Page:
For children, information is gathered from several sources — all those who interact with the child, such as parents, grandparents, friends, teachers and caregivers. Standardized rating scales, such as the Conners scale, are used to compare how the child in question’s behavior compares with other children that are the same age. Symptoms must be more severe for the child to be diagnosed with ADHD.  An educational evaluation performed by a school psychologist may also be used.

During the process of making a diagnosis, the child’s pediatrician will administer a physical exam including a comprehensive vision and hearing test. A full medical history on the child will also be recorded. The purpose of these exams is to rule out any other condition that may mimic the same symptoms of ADHD, as well as identify conditions that may be linked to ADHD-behaviors.  As part of the physical exam, the doctor may administer a Neuropsychiatric EEG-Based Assessment AID (NEBA). NEBA measures theta and beta brain waves in a noninvasive manner and is approved to use on children between ages 6 and 17. Children with ADHD show higher theta/beta ratios than children without.

Diagnosing ADHD in an adult is not quite as easy and symptoms can often be linked to other mental conditions such as depression and anxiety. Adults who suffer from ADHD may have difficulties with employment, poor organizational skills, chronic tardiness, restlessness, a short temper, lack of diligence when completing a task or difficulty controlling their behavior.

In order to make a proper diagnosis for an adult, symptoms should date back to childhood. The adult in question will undergo both neurological and psychological testing and require a physical exam. In addition, individuals who are close to the adult such as partner or friend may be interviewed as part of the process.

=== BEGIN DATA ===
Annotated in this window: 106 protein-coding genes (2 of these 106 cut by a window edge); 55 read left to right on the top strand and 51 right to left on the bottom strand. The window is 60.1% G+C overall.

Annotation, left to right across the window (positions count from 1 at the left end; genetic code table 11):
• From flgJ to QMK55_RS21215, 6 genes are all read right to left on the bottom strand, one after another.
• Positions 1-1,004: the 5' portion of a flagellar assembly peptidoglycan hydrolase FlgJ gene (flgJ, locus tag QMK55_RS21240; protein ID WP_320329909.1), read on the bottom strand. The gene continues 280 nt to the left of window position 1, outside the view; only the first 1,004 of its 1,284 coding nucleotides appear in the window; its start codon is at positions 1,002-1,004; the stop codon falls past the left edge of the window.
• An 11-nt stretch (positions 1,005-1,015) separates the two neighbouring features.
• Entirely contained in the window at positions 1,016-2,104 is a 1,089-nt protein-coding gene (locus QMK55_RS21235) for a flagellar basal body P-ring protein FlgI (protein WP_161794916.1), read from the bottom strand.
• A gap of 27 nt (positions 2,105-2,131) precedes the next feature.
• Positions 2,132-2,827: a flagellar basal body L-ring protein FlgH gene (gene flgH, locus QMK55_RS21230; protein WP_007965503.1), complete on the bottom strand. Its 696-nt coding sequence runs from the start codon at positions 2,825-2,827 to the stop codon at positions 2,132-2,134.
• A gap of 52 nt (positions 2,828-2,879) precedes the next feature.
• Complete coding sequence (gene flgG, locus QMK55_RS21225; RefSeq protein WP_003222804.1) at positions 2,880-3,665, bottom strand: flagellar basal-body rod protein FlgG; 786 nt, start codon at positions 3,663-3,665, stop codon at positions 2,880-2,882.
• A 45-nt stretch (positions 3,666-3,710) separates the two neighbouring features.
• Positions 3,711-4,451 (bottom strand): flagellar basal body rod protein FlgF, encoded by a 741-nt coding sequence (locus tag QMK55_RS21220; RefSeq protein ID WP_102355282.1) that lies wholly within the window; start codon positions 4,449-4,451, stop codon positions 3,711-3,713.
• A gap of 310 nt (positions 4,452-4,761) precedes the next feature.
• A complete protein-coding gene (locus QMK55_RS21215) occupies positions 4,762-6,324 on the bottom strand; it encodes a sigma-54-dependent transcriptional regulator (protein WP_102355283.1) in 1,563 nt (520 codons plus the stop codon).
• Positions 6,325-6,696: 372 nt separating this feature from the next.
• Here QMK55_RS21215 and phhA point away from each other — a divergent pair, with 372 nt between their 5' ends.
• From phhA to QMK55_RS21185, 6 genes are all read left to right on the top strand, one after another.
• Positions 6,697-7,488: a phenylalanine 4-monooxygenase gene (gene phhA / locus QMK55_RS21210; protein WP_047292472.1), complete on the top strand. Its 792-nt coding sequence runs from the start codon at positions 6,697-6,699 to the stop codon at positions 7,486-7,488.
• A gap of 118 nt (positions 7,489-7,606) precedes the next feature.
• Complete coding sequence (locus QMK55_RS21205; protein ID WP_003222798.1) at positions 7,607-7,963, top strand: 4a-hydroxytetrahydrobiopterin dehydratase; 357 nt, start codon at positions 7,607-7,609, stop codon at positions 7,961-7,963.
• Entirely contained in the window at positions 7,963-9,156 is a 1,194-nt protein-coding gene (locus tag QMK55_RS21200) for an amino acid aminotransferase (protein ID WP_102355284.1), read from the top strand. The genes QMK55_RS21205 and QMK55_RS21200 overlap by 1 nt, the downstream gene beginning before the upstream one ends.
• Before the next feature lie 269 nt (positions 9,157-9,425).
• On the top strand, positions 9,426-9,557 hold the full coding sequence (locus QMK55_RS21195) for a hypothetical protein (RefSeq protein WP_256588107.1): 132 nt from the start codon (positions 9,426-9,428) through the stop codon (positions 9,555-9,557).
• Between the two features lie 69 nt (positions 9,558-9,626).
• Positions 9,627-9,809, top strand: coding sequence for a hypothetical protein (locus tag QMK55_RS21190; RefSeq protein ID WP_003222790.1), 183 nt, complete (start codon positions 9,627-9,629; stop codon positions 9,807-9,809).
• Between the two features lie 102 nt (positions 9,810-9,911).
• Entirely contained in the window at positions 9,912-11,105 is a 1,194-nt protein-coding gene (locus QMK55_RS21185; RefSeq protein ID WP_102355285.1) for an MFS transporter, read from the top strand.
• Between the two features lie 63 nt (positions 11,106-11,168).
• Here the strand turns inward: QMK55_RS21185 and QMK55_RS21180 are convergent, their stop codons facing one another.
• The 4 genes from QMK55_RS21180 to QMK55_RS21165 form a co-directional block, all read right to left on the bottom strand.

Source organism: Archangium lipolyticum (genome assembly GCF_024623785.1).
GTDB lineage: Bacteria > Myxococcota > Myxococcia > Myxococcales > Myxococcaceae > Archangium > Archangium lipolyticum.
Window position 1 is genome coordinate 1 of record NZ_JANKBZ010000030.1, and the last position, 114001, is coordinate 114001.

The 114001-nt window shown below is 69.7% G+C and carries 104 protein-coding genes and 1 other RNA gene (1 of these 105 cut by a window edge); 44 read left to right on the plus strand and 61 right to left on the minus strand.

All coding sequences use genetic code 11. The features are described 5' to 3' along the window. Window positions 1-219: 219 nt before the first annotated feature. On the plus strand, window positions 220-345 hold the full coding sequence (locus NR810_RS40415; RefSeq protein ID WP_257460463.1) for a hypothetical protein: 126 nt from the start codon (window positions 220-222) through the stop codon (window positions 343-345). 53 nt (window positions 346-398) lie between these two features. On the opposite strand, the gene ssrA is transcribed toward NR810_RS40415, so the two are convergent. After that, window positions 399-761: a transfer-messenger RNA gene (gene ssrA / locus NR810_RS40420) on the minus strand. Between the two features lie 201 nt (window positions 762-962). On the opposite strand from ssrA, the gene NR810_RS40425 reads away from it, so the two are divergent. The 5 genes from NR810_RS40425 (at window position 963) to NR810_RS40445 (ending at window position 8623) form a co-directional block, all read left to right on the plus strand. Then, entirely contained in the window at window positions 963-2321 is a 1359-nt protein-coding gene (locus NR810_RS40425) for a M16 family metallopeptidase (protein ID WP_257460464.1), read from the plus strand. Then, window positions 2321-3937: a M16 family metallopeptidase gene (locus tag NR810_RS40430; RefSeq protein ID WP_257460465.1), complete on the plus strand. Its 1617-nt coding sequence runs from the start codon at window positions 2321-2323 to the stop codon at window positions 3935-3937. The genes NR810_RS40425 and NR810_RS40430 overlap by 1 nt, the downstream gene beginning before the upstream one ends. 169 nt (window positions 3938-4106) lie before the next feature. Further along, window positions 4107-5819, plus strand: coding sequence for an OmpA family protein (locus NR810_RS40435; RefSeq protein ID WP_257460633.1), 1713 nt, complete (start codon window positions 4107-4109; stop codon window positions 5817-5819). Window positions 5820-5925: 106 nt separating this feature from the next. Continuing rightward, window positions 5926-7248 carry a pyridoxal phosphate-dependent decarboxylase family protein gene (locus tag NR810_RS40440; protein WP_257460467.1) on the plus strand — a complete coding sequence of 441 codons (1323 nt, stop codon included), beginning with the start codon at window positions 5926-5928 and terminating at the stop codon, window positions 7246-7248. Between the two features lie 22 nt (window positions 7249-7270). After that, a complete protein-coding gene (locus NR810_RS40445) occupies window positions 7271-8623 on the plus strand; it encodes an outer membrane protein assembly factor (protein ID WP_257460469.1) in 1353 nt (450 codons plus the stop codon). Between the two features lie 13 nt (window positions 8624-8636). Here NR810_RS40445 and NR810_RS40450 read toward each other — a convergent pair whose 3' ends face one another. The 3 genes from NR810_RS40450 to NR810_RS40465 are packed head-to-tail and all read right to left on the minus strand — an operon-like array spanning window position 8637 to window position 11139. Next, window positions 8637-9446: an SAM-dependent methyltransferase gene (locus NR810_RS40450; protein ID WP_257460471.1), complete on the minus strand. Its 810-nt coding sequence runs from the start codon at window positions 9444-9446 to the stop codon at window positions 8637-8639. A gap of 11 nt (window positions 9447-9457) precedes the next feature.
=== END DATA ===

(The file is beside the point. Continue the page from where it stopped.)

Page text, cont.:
How is ADHD treated?

ADHD is treated with the use of medication and/or psychotherapy. Most of the time, medication and psychotherapy are used together to reduce symptoms of ADHD. In some cases only one of the methods may be used.

The most common type of medication used to treat ADHD is called a stimulant and, in spite of its name, creates a calming effect in patients with the condition.  Common forms of medications prescribed include Adderall, Concerta, Daytrana and Ritalin.

Some ADHD medications used are non-stimulants and work differently than stimulants.  Many medications used to treat ADHD have similar side effects, such as decreased appetite, sleep problems and irritability.

Psychotherapy is effective in helping a person to develop strategies to change his or her behavior. Psychotherapy can be effective in helping to improve organizational skills, help individuals to complete tasks and control emotions. Psychotherapy can also teach individuals, primarily children, how to develop proper social skills such as waiting their turn, asking for help, responding appropriately in social settings and exhibiting self control.

Although there is no cure for ADHD, treatment can successfully improve one’s condition and make it possible for the person to live a full and productive life.